At school the next day, Sakura and Meiling both commented on Tomoyo's new disposition. Gone was the disheartened girl of the past few weeks, the one who'd been passively living under her mother's unchallenged rule. Her smile came easily again, even though nothing had been settled the night before. Her mother didn't follow her upstairs and apologize for not realizing what her only child needed, but neither did she furiously reject everything Tomoyo had said and reinstate her unfair punishments.

Maybe Tomoyo should have been upset that her mother was avoiding her, but instead, she took it as a small victory in her battle for independence. If anything she'd said had made her mother think, then that was what counted.

Sakura and Meiling weren't the only ones to notice Tomoyo's improved attitude. Touya had been the recipient of many of her unguarded smiles. They appeared on her lovely face readily and were given freely, much like when she was younger. She was positively glowing with her satisfied expression, so much that Touya was slightly confused. She couldn't still be glowing from yesterday afternoon. He wasn't that good.

It was almost disconcerting, enough that he tried to avoid looking at her during class. Fortunately, the moments ticked away quickly, and time ran out just as he finished writing the last formula on the blackboard. "And so as some bonds form, other bonds are broken," he concluded. "Which means you're free to go. See you Monday." He set the piece of chalk on the tray and rubbed a bit of white dust from his fingers as the class began to file out of the lab. "Daidouji, may I see you for a minute, please?"

"Yes, sensei." Tomoyo approached the front of the classroom almost giddily, and now Touya was concerned. She was acting too happy. And this wasn't the brave show she'd put on for him before. It was genuine joy.

"What's with you today?" he asked quietly as he reorganized his notes for his afternoon classes.

"Nothing," she answered, still smiling.

"Did you talk to your mother?" She must not have, because she wouldn't be acting like this if she had. Plus, he knew Sonomi, and since no call had come into the school demanding his termination, she couldn't know that they'd been together yesterday.

But Tomoyo was nodding. "It went very well."

It wasn't that Touya was skeptical, but he checked the calendar to make sure it wasn't Opposite Day. "It did?"

"I think so."

Now they were getting somewhere. "You think so. What happened?"

She gave a little shrug and hugged her books closer to her chest. "Well, I told her how I felt. I told her I had to do what I wanted, whether that meant studying music or being with you, and that I still respected her and everything she does."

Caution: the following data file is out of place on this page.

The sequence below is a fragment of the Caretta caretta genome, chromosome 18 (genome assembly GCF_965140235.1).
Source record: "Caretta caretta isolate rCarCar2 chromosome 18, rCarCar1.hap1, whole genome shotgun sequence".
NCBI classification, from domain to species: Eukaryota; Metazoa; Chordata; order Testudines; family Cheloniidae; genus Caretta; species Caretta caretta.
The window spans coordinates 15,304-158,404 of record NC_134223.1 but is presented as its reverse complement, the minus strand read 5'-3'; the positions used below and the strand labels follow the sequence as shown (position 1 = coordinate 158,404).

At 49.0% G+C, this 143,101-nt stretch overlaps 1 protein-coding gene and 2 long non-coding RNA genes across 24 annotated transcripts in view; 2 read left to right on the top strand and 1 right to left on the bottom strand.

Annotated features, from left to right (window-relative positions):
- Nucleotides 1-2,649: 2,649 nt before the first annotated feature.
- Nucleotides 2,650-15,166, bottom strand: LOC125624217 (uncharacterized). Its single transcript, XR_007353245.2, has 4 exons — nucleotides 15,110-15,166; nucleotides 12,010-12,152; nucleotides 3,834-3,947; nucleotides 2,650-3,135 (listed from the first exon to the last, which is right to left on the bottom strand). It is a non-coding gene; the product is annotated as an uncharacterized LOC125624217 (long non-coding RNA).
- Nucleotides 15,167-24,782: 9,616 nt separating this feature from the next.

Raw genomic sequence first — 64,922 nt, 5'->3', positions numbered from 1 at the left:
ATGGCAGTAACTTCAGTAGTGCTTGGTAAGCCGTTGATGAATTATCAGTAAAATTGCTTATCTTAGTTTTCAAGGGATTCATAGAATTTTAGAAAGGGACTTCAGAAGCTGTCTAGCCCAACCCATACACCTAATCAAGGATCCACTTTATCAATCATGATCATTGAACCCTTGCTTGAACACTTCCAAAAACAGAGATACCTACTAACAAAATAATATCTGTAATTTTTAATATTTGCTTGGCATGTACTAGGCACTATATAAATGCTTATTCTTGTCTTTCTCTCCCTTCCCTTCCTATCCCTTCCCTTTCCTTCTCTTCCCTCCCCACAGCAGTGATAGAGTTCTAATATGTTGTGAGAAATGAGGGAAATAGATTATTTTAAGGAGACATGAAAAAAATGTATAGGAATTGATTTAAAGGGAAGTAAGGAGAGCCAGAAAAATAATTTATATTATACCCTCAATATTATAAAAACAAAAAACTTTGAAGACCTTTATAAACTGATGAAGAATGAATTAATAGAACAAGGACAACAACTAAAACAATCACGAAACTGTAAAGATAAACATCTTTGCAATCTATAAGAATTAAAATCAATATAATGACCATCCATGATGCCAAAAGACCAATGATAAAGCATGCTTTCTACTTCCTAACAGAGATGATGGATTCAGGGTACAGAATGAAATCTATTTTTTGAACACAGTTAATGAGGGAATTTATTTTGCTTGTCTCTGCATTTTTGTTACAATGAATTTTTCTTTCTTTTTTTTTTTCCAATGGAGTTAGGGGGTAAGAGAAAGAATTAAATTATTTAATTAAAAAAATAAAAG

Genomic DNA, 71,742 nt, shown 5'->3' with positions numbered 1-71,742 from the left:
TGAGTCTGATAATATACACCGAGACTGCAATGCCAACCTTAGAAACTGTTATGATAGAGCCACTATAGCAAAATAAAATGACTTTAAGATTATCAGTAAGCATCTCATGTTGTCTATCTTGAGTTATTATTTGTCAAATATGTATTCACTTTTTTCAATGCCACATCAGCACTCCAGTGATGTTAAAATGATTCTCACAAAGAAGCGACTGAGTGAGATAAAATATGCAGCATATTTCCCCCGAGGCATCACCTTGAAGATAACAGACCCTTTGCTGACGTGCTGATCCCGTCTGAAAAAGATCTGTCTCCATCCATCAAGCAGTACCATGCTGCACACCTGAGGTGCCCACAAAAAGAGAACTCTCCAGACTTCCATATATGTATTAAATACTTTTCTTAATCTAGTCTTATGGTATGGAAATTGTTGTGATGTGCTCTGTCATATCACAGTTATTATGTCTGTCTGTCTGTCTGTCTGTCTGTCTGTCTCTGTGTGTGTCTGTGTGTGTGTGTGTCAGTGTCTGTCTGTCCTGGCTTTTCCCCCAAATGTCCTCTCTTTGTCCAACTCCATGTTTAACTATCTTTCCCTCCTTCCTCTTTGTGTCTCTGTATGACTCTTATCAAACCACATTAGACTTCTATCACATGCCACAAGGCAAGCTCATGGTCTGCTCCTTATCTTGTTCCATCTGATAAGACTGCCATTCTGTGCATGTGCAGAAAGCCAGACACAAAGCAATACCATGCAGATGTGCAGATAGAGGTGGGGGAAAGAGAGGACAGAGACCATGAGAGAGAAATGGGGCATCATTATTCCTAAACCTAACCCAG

"And what did she say?" he asked. He doubted Sonomi threw a party after hearing that.

"She didn't really say anything," Tomoyo answered. "But at least I did. And if felt pretty good."

Something wasn't right about this. "And that's it? Your punishments have been lifted, and we—" His eyes flew to the door to make sure no one was eavesdropping. "—we can start seeing each other again?"

"Well," she said, shifting a little on her feet. "I don't know." Her smile faltered, and some of the rosy glow left her cheeks. Whatever emotional high she'd been on, it was wearing off. He hated bringing reality back into their situation, but it had to be done. "She certainly wasn't thrilled with what I said," she continued, her voice near a whisper. "Do you think she was too angry?"

Sonomi would never be too angry to speak. She seemed to work best in such a state. "Maybe you just gave her something to think about," he said, trying to be supportive. "And once she's thought it over, maybe everything will be—"

"Kinomoto-sensei?" One of his first hour students poked his head in the door, and they both flinched at being caught.

"Yes, what can I do for you, Matsuya?" Touya asked calmly.

"Sato-sensei says there's a call for you in the office."

He knew Tomoyo was looking at him, but he avoided her panicked eyes and concentrated on shuffling his papers again instead. "Thank you. I hope I answered your question, Daidouji."

"Yes. Thank you, sensei," she answered politely. Her face was pale, but she covered her distress well and left the room to head for history class.

This was it. This was the call he'd known was coming for weeks. The white light was flashing on his phone, and he watched it blink as he gripped the receiver in his hand. He quickly jabbed the button and prepared to clean out his desk. "This is Kinomoto."

When the call was over, he sank into his chair in relief. The parents of one of his students wanted to know if he could recommend a tutor for their son. It was a simple, typical call, the kind that should not set him on edge every time his phone rang. That didn't mean the other call wouldn't be next. I can't do this anymore, he thought with a sigh, closing his eyes and resting his head in his hands.